Mother’s Day is complicated for me. An unknown Chinese birth mother occupies my thoughts in random moments all year around but never more so than right before Mother’s Day. This is the one day of the year when my family pretends its all about me. It goes a lot deeper than that.
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A day (let’s be real, a few minutes) where it’s all about me is a welcome change of scenery from making snacks, wiping boogers and patrolling the bedroom for closet monsters. You can’t really take an all-day break from important stuff like snacks and closet monsters, so I definitely enjoy my moment to relax over cold toaster waffles.
The night before Mother’s Day is more serious for me. It’s a time of reflection when I think about a woman I’ll never meet. My son is adopted. He was abandoned when he was two days old, probably because of medical needs his birth family couldn’t manage.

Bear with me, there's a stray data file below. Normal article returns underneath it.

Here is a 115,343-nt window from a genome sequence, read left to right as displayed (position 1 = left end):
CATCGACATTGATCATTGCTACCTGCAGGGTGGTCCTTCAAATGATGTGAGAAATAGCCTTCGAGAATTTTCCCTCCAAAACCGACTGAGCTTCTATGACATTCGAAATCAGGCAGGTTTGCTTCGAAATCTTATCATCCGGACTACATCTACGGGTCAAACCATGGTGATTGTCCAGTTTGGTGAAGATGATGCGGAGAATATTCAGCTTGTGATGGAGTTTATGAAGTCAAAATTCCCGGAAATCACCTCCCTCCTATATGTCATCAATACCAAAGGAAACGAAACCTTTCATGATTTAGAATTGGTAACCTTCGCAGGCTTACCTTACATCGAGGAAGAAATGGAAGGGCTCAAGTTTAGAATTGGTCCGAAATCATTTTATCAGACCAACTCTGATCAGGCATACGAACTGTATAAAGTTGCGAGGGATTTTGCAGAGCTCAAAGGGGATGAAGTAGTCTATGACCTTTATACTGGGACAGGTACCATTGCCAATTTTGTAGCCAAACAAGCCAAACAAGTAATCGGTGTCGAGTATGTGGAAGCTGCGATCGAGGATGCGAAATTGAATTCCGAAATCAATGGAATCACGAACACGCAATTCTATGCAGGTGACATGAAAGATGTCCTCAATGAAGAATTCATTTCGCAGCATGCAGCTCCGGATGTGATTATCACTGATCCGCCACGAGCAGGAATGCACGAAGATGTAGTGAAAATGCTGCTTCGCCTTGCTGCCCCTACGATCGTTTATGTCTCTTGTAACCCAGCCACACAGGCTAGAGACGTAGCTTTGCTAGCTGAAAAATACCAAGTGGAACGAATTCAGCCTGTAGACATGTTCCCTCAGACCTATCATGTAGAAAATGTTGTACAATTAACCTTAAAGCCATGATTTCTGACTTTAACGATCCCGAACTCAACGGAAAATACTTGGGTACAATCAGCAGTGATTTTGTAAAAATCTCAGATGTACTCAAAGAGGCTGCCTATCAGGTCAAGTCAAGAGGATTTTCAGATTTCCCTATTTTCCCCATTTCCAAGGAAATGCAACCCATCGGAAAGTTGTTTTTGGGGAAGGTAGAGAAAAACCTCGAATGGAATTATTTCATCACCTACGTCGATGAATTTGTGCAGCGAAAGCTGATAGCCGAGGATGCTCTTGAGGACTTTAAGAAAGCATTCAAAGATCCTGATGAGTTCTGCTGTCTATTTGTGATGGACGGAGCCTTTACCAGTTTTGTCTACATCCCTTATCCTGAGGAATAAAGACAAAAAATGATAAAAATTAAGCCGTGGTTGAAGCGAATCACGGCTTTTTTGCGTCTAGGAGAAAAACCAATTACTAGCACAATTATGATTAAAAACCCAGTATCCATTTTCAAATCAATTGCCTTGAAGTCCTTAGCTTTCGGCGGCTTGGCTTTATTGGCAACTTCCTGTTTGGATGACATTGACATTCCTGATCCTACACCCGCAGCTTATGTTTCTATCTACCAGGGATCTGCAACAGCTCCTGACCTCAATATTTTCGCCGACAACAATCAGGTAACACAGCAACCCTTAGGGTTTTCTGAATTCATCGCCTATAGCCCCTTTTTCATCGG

I don’t know his beginnings. I don’t know anything about his genetics or the events that led to the decision not to parent. I have zero information about who he got his dimples or his stubborn streak from. In many ways his life began the day we met, in a hot, crowded government building when he was three years old.
But it’s more complicated than that. My child’s life didn’t start the day he met me. I probably won’t ever know anything about his origins, but that doesn’t stop me from remembering the mother who came before me. I can almost-kind-of-but-not-quite see her in the corner of my mind.